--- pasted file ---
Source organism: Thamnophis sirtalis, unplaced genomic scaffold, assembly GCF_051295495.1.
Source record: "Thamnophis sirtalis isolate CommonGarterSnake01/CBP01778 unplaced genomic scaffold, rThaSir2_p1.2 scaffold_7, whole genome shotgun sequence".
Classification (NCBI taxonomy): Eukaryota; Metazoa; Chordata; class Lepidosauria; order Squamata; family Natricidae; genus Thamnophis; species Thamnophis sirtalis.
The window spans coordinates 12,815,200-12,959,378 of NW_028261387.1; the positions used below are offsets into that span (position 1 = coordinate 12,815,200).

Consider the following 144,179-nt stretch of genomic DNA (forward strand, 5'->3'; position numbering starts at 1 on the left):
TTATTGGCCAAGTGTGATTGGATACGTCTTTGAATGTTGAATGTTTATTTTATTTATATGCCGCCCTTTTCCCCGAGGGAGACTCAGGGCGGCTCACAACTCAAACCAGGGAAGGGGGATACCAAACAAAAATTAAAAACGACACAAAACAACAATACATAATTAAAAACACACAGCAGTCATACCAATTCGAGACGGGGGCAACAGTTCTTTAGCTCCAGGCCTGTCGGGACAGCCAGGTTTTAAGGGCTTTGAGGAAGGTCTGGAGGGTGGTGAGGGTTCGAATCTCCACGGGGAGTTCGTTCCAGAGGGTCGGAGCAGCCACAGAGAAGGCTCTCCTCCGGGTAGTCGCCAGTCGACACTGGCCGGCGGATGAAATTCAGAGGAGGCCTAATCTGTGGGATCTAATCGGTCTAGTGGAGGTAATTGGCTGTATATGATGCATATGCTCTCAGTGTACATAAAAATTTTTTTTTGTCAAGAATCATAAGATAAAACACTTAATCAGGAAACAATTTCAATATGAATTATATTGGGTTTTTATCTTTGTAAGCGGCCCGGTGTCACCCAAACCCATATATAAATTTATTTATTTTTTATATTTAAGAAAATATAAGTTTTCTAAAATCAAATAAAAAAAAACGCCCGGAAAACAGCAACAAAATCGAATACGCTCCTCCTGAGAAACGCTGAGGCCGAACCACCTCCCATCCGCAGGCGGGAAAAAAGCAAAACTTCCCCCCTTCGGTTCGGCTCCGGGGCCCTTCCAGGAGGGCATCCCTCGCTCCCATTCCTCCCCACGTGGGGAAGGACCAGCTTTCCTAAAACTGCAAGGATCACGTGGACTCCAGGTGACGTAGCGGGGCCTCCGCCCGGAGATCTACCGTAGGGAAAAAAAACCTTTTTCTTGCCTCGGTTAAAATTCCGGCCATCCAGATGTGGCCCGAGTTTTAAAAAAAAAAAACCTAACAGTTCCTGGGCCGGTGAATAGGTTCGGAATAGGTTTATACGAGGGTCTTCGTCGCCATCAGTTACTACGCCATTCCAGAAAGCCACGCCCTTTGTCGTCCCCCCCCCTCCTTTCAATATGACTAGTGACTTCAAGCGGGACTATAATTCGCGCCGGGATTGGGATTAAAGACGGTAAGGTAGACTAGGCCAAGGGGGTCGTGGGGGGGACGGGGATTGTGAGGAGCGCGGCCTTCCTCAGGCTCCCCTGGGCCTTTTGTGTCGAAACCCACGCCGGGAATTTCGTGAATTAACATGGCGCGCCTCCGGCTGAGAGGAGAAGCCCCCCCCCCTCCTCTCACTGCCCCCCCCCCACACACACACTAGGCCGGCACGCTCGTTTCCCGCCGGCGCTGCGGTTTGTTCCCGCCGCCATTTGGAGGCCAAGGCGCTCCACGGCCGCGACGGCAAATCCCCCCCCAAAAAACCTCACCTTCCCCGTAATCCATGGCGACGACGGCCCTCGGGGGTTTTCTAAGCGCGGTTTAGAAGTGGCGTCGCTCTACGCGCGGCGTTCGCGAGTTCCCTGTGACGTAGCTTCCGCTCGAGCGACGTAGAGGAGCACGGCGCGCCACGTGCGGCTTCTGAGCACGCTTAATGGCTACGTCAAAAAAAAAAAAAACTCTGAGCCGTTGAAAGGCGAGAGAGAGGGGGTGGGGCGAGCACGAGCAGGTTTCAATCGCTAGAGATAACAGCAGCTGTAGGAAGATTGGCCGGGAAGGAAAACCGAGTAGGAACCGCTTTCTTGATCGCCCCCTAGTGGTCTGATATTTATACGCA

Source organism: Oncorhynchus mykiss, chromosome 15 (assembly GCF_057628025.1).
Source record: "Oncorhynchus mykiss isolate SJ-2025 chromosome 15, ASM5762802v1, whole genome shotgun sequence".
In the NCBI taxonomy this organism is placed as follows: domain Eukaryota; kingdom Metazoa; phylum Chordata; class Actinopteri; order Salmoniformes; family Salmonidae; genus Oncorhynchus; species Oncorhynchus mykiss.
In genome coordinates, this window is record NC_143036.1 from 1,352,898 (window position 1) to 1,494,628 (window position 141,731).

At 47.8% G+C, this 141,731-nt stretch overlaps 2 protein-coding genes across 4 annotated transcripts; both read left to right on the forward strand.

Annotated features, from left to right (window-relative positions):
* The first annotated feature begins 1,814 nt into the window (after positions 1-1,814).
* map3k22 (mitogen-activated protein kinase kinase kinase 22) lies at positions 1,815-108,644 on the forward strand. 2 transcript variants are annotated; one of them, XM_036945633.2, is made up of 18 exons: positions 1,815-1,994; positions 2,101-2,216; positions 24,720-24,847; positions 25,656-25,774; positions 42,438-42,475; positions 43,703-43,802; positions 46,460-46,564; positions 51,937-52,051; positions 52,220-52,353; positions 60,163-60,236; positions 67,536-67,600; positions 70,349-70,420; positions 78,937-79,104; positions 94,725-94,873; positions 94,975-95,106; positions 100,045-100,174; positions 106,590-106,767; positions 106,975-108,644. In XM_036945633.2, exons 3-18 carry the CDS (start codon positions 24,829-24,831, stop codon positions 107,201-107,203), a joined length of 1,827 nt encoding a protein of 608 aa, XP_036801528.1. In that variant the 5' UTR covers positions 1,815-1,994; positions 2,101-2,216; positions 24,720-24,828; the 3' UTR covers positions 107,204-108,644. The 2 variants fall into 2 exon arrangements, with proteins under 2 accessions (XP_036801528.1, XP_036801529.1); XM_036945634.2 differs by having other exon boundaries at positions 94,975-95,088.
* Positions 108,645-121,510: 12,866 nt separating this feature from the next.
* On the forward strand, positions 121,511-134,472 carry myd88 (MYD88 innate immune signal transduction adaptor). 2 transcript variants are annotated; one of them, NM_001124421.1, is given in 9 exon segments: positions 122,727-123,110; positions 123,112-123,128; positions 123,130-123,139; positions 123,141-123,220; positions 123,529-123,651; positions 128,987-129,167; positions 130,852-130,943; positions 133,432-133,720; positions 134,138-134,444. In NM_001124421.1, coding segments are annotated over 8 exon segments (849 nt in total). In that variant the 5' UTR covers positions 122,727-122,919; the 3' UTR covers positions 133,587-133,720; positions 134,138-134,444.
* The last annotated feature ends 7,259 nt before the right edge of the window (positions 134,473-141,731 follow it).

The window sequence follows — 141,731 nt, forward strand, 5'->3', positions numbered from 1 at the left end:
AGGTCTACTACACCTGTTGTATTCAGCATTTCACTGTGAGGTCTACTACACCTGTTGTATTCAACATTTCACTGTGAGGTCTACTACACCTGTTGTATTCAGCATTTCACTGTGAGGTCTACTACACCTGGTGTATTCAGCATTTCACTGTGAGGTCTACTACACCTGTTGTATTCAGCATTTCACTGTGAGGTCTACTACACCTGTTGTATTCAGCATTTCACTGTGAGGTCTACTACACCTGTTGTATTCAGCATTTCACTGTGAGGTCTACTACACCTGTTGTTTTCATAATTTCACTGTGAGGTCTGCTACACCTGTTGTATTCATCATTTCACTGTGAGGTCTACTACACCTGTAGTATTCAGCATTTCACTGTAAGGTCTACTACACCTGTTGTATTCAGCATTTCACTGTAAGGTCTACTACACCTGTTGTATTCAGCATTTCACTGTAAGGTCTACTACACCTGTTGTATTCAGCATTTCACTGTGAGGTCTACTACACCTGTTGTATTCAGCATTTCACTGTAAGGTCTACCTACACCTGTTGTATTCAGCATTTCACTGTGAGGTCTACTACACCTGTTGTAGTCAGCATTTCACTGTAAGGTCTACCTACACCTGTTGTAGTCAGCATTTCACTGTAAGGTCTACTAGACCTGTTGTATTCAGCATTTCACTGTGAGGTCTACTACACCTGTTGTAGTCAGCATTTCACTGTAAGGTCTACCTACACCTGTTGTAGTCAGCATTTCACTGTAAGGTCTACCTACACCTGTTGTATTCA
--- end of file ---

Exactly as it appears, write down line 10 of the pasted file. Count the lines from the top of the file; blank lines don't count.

In genome coordinates, this window is record NC_143036.1 from 1,352,898 (window position 1) to 1,494,628 (window position 141,731).